Artist Diane Way, who decorated Penticton’s first kindness meter with a lively scene of quails, was one of the first to feed it some spare change after it was implemented in March.                                (Steve Kidd/Western News)

Artist Diane Way, who decorated Penticton’s first kindness meter with a lively scene of quails, was one of the first to feed it some spare change after it was implemented in March. (Steve Kidd/Western News)

Donate your parking fines to 100 Homes

Parking tickets issued for the remainder of the month are now payable to the housing initiative

Drivers receiving parking tickets for the remainder of December now have two options for paying — send it to city hall, or earmark it for a donation to a local housing campaign.

All of those receiving parking tickets between Dec. 12 and 31 can choose to donate their fine to 100 Homes Penticton, which is attempting to provide housing and supports to 100 people by July 2018.

“Effective solutions to our region’s homeless challenges are an ongoing concern regardless of the time of year,” said Mayor Andrew Jakubeit in a news release. “This holiday season the City of Penticton’s bylaw services department wants you to help pay it forward by helping 100 Homes Penticton reach their goal of supporting 100 people by July 2018.”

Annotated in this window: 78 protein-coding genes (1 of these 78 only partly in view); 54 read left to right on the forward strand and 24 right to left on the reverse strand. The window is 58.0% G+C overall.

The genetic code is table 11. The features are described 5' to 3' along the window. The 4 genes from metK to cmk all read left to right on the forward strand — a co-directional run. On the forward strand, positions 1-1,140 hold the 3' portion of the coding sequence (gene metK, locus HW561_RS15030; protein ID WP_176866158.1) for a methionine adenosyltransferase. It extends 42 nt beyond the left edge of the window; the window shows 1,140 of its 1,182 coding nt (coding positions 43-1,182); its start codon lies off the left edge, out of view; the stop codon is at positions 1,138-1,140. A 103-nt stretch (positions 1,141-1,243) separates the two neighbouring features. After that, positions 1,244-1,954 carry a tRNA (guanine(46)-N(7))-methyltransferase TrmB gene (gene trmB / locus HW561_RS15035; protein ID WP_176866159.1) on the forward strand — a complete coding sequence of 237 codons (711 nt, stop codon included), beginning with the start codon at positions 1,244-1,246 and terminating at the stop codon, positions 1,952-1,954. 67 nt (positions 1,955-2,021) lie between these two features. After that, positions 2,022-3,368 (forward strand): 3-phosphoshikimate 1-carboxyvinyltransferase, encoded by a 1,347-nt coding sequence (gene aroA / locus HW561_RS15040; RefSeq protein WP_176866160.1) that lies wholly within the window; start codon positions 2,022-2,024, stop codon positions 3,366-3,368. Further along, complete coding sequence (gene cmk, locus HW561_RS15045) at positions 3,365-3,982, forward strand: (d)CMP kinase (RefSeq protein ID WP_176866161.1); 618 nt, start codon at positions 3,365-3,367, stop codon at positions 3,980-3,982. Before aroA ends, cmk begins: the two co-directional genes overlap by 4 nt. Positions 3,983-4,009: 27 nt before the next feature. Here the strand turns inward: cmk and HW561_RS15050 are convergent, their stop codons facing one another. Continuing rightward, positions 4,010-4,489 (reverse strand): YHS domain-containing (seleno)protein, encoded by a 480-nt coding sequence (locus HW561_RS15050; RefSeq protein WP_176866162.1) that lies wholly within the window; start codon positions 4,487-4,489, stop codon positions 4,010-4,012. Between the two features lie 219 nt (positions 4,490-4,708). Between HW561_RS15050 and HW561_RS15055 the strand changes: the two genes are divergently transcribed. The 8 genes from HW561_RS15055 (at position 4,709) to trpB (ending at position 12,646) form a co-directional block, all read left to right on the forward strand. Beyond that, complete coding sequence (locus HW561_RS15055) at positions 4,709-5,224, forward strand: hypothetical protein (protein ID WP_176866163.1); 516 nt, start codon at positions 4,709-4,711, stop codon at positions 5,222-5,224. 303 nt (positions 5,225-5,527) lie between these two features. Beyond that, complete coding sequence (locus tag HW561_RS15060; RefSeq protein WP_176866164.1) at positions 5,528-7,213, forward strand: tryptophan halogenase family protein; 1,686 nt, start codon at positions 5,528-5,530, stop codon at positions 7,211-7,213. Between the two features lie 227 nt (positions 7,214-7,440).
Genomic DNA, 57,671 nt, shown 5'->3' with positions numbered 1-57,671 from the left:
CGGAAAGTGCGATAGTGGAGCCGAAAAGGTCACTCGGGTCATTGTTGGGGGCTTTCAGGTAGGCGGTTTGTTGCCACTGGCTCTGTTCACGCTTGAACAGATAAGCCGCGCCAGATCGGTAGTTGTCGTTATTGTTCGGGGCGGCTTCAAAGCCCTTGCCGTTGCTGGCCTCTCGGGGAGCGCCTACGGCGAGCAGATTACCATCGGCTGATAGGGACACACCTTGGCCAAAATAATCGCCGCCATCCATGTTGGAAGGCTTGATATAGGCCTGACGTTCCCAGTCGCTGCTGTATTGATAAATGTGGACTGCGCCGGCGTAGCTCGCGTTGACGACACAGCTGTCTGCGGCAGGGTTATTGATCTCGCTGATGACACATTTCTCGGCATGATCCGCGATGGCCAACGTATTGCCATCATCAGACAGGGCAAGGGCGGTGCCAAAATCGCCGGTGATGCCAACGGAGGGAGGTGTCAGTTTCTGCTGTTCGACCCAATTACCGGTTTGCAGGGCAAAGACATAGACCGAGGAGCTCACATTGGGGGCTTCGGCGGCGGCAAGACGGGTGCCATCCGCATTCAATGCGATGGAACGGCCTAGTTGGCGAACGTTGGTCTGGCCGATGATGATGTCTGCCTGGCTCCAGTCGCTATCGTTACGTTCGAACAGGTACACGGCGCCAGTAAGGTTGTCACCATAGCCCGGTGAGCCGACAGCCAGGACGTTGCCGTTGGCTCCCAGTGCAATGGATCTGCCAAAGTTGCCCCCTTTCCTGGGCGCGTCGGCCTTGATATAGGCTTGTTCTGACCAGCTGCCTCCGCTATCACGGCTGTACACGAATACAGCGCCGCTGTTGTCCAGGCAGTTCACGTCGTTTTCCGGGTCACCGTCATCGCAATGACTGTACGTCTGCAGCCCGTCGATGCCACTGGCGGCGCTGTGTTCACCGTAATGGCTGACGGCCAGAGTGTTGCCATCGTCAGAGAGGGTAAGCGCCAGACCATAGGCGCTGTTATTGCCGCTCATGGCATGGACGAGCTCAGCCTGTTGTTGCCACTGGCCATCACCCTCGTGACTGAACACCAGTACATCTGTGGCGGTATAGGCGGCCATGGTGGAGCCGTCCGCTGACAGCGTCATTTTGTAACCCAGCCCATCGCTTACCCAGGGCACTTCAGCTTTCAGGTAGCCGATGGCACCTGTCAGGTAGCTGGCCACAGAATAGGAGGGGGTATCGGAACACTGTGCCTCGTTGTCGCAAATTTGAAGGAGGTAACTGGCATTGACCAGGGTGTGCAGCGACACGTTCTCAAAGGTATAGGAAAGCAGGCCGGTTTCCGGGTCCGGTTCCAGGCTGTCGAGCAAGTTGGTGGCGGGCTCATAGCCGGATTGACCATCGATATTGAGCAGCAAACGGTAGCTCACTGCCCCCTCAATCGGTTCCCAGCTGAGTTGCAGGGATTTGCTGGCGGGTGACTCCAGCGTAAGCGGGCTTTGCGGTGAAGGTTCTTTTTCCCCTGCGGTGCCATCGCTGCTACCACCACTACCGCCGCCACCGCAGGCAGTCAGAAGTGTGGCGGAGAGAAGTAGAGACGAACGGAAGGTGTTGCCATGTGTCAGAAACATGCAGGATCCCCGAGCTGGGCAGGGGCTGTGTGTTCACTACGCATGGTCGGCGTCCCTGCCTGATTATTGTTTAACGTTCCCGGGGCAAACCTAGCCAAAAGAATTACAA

Related: Kindness meter in operation

Tanya Behardien, 100 Homes Penticton chair, said the project is a good way to channel the generous nature of Penticton residents.

“Our projects offer much-needed access to housing for individuals in very vulnerable situations,” she said. “(Having) somewhere to live is that first step in people feeling they can keep moving forward.”

Anyone who wishes to donate the amount of the fine can bring their ticket to city hall and speak to a cashier or bylaw staff.

After paying the fine, the cashier will deposit the money into a 100 Homes work order, and staff will arrange for all money donated to be sent to 100 Homes Penticton by cheque after Dec. 31.

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